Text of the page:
Creator |
Liceaga, Daniel Olmos |
Publisher | University of British Columbia |
Date Issued | 2007 |
Description | In this thesis, I develop accurate and efficient pseudospectral methods to solve Fisher's, the Fitzhugh-Nagumo and the Beeler-Reuter equations. Based on these methods, I present a study of spiral waves and their interaction with a boundary. The solutions of Fisher's equation are characterized by propagating fronts with a, shock-like wave behavior when large values of the reaction rate coefficient is taken. The pseudospectral method employed for its solution is based on Chebyshev-Gauss-Lobatto quadrature points. I compare results for a single domain as well as for a subdivision of the main domain into subintervals. Instabilities that occur in the numerical solution for a single domain, analogous to those found by others, are attributed to round-off errors arising from numerical features of the discrete second derivative matrix operator. However, accurate stable solutions of Fisher's equation are obtained with a multidomain pseudospectral method. A detailed comparison of the present approach with the use of the sinc interpolation is also carried out. Also, I present a study of the convergence of different numerical schemes in the solution of the Fitzhugh-Nagumo equations. These equations, have spatial and temporal dynamics in two different scales and the solutions exhibit shock-like waves. The numerical schemes employed are Chebyshev multidomain, Fourier pseudospectral, finite difference methods and in particular a method developed by Barkley. I consider two different models of the local dynamics. I present results for plane wave propagation in one dimension and spiral waves for two dimensions. I use an operator splitting method with the Chebyshev multidomain approach in order to reduce the computational time. I conclude this thesis by presenting a study of the interaction of a meandering spiral wave with a boundary, where the Beeler-Reuter model is considered. The phenomenon of annihilation or reflection of a spiral at the boundaries of the domain is studied, when the trajectory of the tip of a spiral wave is essentially linear. This phenomenon is analyzed in terms of the variable j, which controls the reactivation of the sodium channel in the Beeler-Reuter model. |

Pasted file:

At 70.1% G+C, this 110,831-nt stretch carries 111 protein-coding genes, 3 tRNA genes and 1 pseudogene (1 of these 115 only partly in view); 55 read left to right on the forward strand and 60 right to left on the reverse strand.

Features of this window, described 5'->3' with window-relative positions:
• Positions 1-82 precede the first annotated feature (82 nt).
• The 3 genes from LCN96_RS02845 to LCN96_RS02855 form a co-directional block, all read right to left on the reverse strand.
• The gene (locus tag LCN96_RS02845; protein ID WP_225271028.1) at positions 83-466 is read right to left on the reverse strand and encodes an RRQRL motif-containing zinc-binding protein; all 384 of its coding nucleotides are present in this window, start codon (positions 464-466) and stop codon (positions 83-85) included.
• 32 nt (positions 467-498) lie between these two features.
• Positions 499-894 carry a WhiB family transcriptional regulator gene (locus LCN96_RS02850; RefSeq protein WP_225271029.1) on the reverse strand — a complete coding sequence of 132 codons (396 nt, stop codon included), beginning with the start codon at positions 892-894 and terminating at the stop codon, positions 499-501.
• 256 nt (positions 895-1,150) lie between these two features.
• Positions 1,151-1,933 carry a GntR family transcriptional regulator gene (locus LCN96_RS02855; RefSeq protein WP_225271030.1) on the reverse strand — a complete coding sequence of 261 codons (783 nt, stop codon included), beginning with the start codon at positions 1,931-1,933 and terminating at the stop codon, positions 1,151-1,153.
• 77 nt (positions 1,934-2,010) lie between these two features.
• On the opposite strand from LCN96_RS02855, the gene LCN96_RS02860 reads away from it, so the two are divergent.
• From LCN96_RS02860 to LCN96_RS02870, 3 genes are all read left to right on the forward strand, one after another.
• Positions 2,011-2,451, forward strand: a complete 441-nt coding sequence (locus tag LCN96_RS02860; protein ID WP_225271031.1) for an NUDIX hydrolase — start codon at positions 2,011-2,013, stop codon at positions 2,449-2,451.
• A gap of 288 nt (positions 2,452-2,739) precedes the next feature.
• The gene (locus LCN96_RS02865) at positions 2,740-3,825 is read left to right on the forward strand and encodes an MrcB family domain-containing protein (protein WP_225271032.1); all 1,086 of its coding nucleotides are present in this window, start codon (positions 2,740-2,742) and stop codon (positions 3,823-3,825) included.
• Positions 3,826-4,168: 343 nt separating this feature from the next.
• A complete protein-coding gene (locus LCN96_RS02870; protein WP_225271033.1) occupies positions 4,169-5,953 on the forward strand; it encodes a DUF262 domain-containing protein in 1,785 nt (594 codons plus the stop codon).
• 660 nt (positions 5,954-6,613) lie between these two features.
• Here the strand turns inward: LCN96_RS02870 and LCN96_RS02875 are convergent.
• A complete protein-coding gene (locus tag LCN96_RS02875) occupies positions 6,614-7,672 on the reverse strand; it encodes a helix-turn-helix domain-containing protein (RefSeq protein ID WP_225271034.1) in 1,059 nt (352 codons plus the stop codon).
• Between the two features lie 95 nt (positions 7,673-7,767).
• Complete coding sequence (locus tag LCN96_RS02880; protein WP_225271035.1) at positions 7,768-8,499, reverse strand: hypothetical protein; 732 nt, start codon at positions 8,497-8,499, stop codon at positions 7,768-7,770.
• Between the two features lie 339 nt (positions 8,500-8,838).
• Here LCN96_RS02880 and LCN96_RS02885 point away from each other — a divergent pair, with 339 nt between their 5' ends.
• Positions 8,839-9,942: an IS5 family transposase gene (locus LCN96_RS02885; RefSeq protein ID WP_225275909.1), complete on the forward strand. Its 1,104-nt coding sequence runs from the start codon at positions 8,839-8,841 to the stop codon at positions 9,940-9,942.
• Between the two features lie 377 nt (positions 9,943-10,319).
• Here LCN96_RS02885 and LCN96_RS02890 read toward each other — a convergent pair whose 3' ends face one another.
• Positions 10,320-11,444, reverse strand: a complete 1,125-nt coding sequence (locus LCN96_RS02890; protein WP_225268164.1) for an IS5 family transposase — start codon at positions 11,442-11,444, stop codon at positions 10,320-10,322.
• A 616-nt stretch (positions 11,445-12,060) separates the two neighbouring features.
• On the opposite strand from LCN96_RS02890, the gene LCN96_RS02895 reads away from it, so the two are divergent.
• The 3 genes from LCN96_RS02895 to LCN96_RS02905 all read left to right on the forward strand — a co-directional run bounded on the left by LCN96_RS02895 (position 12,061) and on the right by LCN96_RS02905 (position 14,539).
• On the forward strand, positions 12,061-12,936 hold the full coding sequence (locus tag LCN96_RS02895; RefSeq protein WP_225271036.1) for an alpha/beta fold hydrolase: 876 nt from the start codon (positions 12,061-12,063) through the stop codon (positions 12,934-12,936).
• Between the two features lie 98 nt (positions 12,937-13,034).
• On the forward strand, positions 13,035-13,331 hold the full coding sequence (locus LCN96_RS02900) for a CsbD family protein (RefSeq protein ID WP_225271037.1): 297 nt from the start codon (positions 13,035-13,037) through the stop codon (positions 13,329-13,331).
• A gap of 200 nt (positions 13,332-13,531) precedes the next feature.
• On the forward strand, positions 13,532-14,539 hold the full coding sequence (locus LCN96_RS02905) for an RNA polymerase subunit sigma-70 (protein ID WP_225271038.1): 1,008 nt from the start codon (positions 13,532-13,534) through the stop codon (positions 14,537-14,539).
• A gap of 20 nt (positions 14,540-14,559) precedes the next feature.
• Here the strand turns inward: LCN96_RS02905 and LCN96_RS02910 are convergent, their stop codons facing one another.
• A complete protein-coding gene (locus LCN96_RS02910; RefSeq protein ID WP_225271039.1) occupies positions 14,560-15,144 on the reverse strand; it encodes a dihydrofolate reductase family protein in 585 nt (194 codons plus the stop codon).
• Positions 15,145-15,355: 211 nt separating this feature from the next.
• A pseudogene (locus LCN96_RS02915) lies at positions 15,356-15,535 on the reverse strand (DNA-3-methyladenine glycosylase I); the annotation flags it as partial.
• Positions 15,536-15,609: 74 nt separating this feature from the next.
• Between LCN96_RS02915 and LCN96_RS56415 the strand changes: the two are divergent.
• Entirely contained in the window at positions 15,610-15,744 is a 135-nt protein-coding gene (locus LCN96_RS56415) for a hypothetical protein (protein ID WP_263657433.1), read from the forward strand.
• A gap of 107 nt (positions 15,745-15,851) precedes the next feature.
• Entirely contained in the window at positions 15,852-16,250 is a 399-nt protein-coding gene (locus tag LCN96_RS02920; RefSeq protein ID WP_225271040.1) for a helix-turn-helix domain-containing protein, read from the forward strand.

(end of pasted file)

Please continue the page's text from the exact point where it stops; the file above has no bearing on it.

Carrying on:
Genre |
Thesis/Dissertation |
Type |
Text |
Language | eng |
Date Available | 2011-02-17 |
Provider | Vancouver : University of British Columbia Library |
Rights | For non-commercial purposes only, such as research, private study and education. Additional conditions apply, see Terms of Use https://open.library.ubc.ca/terms_of_use. |
DOI | 10.14288/1.0080413 |
URI | http://hdl.handle.net/2429/31453 |
Degree |
Doctor of Philosophy - PhD |
Program |
Mathematics |
Affiliation |
Science, Faculty of Mathematics, Department of |
Degree Grantor | University of British Columbia |
Campus |
UBCV |
Scholarly Level | Graduate |
AggregatedSourceRepository | DSpace |